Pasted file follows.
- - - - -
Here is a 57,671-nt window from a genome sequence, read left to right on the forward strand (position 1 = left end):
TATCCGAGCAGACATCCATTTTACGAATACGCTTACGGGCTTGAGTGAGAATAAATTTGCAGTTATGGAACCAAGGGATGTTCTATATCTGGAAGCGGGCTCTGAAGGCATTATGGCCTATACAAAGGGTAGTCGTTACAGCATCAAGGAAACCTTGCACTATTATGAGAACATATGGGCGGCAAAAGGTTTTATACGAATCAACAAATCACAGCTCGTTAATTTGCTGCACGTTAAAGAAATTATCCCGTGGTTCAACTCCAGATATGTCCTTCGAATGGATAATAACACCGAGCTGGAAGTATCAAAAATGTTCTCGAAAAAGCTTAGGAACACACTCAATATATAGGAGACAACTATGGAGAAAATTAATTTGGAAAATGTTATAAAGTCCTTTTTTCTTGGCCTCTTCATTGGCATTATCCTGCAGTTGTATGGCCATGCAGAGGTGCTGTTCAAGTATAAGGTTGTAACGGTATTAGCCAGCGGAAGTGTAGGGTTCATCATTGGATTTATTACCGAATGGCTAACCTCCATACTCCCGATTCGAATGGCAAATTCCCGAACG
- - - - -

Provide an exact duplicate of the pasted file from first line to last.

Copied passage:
Here is a 57,671-nt window from a genome sequence, read left to right on the forward strand (position 1 = left end):
TATCCGAGCAGACATCCATTTTACGAATACGCTTACGGGCTTGAGTGAGAATAAATTTGCAGTTATGGAACCAAGGGATGTTCTATATCTGGAAGCGGGCTCTGAAGGCATTATGGCCTATACAAAGGGTAGTCGTTACAGCATCAAGGAAACCTTGCACTATTATGAGAACATATGGGCGGCAAAAGGTTTTATACGAATCAACAAATCACAGCTCGTTAATTTGCTGCACGTTAAAGAAATTATCCCGTGGTTCAACTCCAGATATGTCCTTCGAATGGATAATAACACCGAGCTGGAAGTATCAAAAATGTTCTCGAAAAAGCTTAGGAACACACTCAATATATAGGAGACAACTATGGAGAAAATTAATTTGGAAAATGTTATAAAGTCCTTTTTTCTTGGCCTCTTCATTGGCATTATCCTGCAGTTGTATGGCCATGCAGAGGTGCTGTTCAAGTATAAGGTTGTAACGGTATTAGCCAGCGGAAGTGTAGGGTTCATCATTGGATTTATTACCGAATGGCTAACCTCCATACTCCCGATTCGAATGGCAAATTCCCGAACG